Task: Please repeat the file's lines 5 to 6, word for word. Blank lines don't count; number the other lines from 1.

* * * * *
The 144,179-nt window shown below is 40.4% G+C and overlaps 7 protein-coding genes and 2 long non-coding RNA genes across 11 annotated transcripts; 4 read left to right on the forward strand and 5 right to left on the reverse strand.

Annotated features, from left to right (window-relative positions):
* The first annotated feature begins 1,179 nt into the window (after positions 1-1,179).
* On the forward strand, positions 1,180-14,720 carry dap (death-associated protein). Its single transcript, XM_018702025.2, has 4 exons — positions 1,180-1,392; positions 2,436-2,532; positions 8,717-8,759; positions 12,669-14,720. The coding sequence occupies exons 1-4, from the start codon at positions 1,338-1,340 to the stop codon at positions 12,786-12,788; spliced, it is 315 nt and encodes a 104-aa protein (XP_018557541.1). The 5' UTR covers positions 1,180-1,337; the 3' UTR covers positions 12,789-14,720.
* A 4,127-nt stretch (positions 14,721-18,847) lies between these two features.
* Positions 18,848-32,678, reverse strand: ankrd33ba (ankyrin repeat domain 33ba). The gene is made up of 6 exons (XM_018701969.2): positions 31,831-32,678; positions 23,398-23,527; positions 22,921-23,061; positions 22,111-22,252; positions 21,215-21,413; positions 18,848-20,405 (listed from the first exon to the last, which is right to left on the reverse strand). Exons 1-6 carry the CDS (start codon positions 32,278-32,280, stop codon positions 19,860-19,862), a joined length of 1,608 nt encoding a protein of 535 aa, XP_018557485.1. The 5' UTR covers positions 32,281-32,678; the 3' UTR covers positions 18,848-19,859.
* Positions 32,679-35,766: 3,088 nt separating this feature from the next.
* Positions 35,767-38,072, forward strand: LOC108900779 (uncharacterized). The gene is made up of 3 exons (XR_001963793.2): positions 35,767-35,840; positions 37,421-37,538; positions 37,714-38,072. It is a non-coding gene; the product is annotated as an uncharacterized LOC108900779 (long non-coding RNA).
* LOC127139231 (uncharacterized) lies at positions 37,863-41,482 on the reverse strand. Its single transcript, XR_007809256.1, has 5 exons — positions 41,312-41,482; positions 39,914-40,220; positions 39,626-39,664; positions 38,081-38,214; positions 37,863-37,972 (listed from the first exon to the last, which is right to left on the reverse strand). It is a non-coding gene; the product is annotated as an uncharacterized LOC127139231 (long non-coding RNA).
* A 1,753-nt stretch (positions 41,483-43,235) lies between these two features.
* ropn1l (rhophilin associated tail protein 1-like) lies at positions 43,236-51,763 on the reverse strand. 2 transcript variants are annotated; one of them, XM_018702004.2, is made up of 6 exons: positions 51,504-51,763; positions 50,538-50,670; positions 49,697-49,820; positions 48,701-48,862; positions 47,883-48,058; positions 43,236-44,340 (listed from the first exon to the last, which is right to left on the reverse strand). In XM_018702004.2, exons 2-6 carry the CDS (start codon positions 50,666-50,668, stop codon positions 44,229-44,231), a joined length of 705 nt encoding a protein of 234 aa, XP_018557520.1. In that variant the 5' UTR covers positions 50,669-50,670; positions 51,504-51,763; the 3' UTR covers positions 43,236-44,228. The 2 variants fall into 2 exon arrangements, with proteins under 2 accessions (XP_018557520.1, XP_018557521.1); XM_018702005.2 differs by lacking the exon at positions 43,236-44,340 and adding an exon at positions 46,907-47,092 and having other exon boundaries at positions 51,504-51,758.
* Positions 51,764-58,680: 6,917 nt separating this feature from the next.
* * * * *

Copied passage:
* A 4,127-nt stretch (positions 14,721-18,847) lies between these two features.
* Positions 18,848-32,678, reverse strand: ankrd33ba (ankyrin repeat domain 33ba). The gene is made up of 6 exons (XM_018701969.2): positions 31,831-32,678; positions 23,398-23,527; positions 22,921-23,061; positions 22,111-22,252; positions 21,215-21,413; positions 18,848-20,405 (listed from the first exon to the last, which is right to left on the reverse strand). Exons 1-6 carry the CDS (start codon positions 32,278-32,280, stop codon positions 19,860-19,862), a joined length of 1,608 nt encoding a protein of 535 aa, XP_018557485.1. The 5' UTR covers positions 32,281-32,678; the 3' UTR covers positions 18,848-19,859.